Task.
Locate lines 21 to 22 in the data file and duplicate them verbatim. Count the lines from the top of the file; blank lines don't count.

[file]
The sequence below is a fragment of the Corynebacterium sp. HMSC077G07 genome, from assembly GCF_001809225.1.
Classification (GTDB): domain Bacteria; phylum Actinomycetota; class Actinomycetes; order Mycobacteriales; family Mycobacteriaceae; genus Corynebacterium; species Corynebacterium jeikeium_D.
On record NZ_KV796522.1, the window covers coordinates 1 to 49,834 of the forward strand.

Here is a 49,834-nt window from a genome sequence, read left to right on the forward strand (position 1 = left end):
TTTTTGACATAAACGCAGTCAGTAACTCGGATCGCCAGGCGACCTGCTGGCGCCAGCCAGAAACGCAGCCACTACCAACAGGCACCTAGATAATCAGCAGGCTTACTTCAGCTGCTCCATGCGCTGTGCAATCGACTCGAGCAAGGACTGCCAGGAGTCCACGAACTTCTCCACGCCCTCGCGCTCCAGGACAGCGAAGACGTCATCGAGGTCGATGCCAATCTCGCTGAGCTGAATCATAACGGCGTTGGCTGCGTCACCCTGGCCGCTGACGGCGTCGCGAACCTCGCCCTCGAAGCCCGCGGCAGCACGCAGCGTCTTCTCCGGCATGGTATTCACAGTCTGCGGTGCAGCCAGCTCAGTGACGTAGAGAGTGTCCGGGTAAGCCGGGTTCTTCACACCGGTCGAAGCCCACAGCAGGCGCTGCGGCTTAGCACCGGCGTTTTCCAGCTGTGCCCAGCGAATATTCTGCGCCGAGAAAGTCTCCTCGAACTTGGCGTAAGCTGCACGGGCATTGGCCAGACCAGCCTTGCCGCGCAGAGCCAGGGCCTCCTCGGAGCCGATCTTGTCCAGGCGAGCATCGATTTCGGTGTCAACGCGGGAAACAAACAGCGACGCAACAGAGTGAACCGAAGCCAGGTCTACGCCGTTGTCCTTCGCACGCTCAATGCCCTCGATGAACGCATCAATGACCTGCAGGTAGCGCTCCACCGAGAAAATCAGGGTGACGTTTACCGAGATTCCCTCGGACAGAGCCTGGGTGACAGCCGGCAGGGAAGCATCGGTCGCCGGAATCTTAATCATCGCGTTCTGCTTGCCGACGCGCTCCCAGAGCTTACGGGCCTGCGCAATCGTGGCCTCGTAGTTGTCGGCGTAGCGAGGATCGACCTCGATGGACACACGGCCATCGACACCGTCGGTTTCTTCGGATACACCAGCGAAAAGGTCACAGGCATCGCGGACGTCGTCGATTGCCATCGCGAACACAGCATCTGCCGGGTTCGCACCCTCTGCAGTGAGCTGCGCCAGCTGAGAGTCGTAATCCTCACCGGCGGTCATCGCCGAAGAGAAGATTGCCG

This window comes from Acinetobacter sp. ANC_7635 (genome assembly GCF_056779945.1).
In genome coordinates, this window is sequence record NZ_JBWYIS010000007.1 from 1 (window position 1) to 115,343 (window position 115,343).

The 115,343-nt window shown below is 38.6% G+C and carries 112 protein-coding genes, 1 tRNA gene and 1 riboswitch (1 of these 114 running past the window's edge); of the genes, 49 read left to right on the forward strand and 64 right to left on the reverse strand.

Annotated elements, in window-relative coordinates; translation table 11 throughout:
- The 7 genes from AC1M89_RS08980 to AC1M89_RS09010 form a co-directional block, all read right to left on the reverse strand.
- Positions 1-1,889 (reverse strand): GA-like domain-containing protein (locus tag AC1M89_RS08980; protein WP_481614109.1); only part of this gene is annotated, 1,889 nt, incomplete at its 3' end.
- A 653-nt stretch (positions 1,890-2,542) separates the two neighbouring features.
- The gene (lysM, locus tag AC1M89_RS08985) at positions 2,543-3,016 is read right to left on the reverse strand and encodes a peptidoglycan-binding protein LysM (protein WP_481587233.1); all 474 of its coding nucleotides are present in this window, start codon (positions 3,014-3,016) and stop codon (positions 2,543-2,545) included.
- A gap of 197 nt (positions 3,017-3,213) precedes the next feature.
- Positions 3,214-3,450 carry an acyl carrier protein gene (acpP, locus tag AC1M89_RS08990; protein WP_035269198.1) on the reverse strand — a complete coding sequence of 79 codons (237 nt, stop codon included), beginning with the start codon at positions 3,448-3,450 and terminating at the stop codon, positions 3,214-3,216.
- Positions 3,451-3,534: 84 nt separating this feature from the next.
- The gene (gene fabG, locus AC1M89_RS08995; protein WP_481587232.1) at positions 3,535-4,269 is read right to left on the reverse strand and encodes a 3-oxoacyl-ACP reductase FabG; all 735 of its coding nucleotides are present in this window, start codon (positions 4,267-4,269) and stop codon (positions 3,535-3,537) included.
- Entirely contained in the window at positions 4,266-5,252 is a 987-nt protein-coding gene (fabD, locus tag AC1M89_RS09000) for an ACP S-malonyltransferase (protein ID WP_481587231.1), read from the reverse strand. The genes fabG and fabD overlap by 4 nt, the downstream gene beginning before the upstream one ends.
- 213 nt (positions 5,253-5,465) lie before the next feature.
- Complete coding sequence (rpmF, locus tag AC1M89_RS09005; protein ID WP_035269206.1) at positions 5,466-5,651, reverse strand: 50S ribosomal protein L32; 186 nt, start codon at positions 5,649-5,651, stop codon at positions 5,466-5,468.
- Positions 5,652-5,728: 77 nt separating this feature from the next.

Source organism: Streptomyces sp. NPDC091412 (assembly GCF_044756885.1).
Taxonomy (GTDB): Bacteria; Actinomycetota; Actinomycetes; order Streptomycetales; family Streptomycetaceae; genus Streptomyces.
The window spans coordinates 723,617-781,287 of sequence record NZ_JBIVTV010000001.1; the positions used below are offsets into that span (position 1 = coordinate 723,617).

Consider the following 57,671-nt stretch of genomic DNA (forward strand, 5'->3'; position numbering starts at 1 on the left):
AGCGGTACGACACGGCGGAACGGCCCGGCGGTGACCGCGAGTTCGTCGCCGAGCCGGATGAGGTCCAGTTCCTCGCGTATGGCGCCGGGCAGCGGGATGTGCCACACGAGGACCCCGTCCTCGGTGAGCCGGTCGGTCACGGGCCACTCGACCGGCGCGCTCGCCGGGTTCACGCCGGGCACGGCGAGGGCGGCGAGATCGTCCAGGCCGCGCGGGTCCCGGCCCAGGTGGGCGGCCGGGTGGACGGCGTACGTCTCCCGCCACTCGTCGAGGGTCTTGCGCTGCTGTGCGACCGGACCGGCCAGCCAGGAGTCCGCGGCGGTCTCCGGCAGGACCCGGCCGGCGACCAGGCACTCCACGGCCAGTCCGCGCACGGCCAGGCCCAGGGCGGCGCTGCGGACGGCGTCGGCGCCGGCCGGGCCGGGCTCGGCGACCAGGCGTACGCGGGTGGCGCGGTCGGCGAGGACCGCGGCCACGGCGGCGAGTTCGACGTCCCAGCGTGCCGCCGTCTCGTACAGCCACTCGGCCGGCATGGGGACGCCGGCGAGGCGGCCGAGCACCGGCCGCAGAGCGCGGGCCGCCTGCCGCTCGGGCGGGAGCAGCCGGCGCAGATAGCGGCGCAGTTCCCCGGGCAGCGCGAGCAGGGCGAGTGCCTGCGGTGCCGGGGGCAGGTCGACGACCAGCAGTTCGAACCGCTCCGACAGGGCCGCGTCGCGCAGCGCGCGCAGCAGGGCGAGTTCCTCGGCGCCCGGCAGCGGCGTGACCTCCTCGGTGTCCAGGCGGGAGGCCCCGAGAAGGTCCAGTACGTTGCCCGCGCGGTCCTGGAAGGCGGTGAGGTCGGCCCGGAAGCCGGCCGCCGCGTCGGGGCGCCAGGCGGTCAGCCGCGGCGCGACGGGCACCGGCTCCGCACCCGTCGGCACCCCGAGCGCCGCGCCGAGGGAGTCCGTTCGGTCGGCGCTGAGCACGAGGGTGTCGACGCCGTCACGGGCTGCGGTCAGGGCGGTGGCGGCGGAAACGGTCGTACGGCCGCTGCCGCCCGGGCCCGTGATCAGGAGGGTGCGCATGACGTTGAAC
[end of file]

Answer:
- Positions 5,652-5,728: 77 nt separating this feature from the next.

Source organism: Streptomyces sp. NPDC091412 (assembly GCF_044756885.1).